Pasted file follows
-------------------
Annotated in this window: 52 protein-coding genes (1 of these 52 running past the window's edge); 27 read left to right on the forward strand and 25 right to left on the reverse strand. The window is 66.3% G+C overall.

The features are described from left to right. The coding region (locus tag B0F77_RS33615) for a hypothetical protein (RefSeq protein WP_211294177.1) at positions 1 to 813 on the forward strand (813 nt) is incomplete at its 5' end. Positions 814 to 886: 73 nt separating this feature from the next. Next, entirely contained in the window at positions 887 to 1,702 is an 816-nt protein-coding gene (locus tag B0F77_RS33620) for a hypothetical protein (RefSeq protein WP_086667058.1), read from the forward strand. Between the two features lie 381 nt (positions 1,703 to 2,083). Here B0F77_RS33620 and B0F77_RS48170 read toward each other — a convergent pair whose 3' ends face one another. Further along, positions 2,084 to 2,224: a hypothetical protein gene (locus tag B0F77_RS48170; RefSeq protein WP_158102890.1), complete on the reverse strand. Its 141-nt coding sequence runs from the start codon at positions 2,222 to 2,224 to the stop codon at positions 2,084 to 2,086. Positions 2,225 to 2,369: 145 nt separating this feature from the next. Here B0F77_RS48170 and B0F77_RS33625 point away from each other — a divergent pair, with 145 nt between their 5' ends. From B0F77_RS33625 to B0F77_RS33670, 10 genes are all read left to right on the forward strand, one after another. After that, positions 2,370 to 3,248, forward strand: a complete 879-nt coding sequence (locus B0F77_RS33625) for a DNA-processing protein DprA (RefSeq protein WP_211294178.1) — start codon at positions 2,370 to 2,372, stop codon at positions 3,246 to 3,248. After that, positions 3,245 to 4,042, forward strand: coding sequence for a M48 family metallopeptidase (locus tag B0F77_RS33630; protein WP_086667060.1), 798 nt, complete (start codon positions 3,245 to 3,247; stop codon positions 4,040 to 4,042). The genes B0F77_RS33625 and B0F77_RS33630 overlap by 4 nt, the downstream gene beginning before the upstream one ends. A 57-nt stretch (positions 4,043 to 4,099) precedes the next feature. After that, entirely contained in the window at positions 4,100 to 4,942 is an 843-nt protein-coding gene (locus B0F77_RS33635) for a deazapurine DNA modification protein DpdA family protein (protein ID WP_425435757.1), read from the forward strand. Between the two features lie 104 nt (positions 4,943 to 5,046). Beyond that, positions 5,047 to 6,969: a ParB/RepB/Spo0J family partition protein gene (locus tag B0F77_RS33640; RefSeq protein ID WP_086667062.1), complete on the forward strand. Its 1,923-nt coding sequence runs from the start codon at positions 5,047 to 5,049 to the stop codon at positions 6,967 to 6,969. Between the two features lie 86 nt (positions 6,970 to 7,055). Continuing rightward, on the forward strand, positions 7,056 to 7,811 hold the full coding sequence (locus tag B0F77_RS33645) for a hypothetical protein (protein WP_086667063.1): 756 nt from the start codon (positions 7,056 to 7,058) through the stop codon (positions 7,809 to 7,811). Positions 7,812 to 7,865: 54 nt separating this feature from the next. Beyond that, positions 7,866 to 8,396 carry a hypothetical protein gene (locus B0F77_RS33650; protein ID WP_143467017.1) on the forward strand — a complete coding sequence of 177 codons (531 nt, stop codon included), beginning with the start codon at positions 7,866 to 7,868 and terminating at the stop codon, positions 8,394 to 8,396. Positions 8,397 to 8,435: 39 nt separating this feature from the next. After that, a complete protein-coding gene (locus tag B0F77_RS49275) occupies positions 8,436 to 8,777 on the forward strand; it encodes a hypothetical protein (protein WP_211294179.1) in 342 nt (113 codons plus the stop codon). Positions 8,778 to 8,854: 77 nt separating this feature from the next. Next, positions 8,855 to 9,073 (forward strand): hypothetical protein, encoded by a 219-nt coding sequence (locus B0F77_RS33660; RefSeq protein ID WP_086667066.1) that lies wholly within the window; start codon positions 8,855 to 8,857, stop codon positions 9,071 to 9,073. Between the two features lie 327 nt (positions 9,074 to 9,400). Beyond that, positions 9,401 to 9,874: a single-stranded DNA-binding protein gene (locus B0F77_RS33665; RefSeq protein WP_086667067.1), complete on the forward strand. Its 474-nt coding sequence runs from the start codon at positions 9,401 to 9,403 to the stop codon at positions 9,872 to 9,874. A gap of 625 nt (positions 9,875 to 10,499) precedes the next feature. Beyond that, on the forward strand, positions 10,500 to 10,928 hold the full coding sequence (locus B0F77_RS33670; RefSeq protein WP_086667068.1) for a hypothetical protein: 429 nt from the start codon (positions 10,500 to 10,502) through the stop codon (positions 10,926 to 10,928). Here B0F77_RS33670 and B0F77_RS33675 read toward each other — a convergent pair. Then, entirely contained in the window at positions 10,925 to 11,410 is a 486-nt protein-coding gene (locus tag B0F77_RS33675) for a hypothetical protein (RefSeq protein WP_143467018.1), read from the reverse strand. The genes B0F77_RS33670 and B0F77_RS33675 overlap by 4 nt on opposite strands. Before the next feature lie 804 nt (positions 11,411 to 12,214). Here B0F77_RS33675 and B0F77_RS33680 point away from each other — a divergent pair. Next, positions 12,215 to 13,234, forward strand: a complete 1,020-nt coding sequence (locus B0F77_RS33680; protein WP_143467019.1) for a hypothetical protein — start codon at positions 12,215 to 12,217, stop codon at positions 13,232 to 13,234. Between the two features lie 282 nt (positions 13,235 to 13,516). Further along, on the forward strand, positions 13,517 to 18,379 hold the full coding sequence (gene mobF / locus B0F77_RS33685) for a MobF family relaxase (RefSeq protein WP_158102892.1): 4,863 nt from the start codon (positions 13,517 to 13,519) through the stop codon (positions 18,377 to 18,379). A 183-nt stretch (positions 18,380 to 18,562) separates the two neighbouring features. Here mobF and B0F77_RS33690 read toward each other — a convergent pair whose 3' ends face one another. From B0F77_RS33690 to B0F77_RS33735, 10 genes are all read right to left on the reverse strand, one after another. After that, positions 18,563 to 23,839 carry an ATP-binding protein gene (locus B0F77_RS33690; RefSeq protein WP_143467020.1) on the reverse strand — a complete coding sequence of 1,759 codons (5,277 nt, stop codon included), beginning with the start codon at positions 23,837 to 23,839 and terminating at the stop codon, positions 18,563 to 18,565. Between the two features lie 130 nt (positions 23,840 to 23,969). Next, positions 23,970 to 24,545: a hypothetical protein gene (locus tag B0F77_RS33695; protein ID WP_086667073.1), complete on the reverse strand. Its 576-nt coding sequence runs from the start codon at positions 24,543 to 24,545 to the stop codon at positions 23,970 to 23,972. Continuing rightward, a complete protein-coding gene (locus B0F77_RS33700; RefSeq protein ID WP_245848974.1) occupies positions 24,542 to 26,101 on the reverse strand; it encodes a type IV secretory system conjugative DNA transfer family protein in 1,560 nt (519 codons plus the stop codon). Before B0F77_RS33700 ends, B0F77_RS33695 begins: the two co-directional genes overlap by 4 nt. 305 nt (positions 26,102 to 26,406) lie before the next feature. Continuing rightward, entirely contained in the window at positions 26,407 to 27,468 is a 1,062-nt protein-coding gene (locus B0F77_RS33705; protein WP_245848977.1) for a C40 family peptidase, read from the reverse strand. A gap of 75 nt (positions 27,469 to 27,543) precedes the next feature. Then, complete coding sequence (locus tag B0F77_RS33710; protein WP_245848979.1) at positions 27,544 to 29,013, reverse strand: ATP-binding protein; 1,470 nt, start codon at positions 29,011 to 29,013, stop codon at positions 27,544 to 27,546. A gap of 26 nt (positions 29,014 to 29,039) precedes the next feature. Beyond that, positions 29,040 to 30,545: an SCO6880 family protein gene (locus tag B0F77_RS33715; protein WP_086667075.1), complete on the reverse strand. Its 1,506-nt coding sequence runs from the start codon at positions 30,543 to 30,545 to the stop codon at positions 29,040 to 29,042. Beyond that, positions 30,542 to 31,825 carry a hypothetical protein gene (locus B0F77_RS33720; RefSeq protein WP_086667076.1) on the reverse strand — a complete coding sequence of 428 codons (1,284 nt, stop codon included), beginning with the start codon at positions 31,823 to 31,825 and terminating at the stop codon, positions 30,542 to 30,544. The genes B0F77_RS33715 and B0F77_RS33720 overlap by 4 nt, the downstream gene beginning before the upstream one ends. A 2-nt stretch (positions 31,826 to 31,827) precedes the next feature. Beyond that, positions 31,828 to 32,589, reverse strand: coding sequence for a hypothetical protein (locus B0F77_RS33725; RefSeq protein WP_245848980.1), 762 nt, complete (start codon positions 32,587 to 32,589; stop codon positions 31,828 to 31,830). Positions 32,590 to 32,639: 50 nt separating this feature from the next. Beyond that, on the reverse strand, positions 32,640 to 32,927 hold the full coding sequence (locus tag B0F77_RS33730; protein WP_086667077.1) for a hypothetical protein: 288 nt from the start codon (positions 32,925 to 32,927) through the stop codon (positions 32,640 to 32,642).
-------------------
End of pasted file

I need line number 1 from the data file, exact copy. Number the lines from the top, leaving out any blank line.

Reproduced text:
Annotated in this window: 52 protein-coding genes (1 of these 52 running past the window's edge); 27 read left to right on the forward strand and 25 right to left on the reverse strand. The window is 66.3% G+C overall.